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Dual Differential Roles of Cancerous Immunoglobulins as Suggested by Interactions with Human Serum Proteins | OMICS International | Abstract
ISSN: 2155-9899

Journal of Clinical & Cellular Immunology
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Review Article

Dual Differential Roles of Cancerous Immunoglobulins as Suggested by Interactions with Human Serum Proteins

Gregory Lee1,2*
1UBC Centre for Reproductive Health, Vancouver, Canada
2Department of Pathology, College of Medicine, Shantou University, Shantou, China
Corresponding Author : Gregory Lee, Ph.D.
UBC Center for Reproductive Health
9117 Shaughnessy Street, Vancouver
BC, V6P 6R9, Canada
Tel: 604-325-4602
E-mail: [email protected]
Received: November 16, 2015; Accepted: December 28, 2015; Published: December 31, 2015
Citation: Lee G (2015) Dual Differential Roles of Cancerous Immunoglobulins as Suggested by Interactions with Human Serum Proteins. J Clin Cell Immunol 6:385. doi:10.4172/2155-9899.1000385
Copyright: © Lee G. This is an open-access article distributed under the terms of the Creative Commons Attribution License, which permits unrestricted use, distribution, and reproduction in any medium, provided the original author and source are credited.
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Abstract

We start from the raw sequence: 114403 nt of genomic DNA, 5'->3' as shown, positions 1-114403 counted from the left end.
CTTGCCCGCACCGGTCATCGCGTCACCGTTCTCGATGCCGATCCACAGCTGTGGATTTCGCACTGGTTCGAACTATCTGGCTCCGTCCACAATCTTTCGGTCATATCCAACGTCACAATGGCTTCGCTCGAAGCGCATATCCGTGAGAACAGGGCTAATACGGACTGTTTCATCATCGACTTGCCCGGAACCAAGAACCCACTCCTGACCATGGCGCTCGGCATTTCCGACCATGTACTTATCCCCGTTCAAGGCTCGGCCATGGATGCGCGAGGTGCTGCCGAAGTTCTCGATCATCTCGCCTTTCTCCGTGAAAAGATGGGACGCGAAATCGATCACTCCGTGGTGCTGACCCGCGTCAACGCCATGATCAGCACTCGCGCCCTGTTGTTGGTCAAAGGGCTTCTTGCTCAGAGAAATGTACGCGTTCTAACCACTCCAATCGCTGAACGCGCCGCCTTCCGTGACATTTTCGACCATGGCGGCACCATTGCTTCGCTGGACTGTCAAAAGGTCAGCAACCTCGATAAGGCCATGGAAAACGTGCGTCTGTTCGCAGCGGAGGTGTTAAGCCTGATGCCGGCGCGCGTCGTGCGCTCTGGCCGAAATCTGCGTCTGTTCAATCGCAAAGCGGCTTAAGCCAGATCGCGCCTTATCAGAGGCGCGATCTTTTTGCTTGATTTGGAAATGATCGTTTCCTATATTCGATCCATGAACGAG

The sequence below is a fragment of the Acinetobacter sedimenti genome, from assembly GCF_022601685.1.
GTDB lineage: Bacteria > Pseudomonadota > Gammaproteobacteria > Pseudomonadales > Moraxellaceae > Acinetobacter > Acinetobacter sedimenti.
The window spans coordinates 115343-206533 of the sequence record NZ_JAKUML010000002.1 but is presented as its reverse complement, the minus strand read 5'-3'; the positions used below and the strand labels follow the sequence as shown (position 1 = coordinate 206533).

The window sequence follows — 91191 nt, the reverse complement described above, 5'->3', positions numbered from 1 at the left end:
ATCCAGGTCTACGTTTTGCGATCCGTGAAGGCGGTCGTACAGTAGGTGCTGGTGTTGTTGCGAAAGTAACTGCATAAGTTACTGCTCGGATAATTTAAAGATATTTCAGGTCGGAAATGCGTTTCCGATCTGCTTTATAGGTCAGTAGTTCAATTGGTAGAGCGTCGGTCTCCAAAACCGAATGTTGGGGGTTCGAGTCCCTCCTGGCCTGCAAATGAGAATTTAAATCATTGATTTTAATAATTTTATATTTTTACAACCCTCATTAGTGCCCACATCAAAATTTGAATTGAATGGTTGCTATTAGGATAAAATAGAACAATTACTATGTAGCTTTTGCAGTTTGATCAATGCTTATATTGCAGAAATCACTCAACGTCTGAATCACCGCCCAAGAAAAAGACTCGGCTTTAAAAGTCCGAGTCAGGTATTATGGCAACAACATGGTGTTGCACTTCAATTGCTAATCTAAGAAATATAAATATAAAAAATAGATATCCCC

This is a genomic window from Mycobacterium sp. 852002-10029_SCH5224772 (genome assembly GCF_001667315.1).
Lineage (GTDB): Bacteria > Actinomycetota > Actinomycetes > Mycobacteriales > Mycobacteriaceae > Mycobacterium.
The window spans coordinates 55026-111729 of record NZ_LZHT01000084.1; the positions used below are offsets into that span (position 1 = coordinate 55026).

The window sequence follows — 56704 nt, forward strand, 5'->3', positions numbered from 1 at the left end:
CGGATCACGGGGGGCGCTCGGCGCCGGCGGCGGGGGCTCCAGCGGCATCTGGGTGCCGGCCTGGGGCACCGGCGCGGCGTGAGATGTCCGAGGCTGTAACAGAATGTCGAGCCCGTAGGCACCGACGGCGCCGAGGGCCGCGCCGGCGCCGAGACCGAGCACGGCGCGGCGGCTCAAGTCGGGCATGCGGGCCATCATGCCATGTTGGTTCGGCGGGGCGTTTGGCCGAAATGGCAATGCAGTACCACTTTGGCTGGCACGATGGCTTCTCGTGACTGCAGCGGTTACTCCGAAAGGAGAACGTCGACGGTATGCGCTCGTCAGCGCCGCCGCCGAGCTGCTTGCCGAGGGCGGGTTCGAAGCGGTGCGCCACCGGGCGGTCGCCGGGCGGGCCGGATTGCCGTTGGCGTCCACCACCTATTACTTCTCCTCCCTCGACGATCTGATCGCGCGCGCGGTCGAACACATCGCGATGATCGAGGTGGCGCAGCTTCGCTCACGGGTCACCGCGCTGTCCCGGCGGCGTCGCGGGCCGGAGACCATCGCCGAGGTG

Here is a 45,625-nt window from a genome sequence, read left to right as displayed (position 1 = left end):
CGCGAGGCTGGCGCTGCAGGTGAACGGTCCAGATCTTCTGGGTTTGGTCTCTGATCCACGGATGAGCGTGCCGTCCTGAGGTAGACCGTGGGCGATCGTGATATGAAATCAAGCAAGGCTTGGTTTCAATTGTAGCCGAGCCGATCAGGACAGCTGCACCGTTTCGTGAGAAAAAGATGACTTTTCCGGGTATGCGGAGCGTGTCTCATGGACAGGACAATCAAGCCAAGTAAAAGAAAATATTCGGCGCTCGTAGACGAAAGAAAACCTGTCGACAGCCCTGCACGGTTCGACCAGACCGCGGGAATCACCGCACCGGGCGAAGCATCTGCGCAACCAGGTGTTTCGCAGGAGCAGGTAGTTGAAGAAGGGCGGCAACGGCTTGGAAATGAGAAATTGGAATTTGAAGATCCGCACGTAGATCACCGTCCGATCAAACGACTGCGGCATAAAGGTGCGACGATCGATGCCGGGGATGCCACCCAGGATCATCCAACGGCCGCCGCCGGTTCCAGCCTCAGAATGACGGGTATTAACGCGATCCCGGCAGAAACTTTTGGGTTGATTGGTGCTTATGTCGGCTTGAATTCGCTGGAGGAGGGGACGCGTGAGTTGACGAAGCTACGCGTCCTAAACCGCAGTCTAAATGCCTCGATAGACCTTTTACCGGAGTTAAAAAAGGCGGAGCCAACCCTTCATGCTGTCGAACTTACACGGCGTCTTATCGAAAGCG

In search of functional roles of immunoglobulins expressed by cancer cells, molecular interactions between cancerous immunoglobulins and human serum proteins or protein fragments were investigated by using RP215 monoclonal antibody as the unique probe. RP215 was initially generated against OC-3-VGH ovarian cancer cell extract and shown to react with carbohydrate-associated epitope located mainly on the variable regions of immunoglobulin heavy chains and others expressed by cancer cells which are designated in general as CA215. CA215 and cancerous immunoglobulins (cIgG) were affinity isolated from the shed medium of cultured cancer cells. Furthermore, by using purified CA215 and cIgG as the respective affinity ligands, the serum proteins or components were affinity isolated and subject to analysis by LCMS/MS methods. The results of such analysis suggest that as many as 80-86% of the isolated human serum proteins were identical in those purified by either affinity column. They are generally classified as pro-cancer and anti-cancer protein components. Among the known pro-cancer protein components recognized by cancerous immunoglobulins are C4 binding proteins α-chain, complement C3, complement factor H, serotransferrin and vitronectin, etc. On the other hand, inter-α-trypsin inhibitor heavy chain 4, anastellin, apolipoprotein A1, fibrinogen β-chain and keratin type 1 cytoskeletal 9 or autoimmune IgG were considered to be anti-cancer proteins from human serum. Based on these observations, dual functional roles of cancerous immunoglobulins are hypothesized. It has been demonstrated in this study that cancerous immunoglobulins are capable of serving as specific binding protein-like immunoglobulins to capture serum proteins to promote growth of cancer cells. At the same time, they can neutralize those with anti-cancer properties in human circulations.

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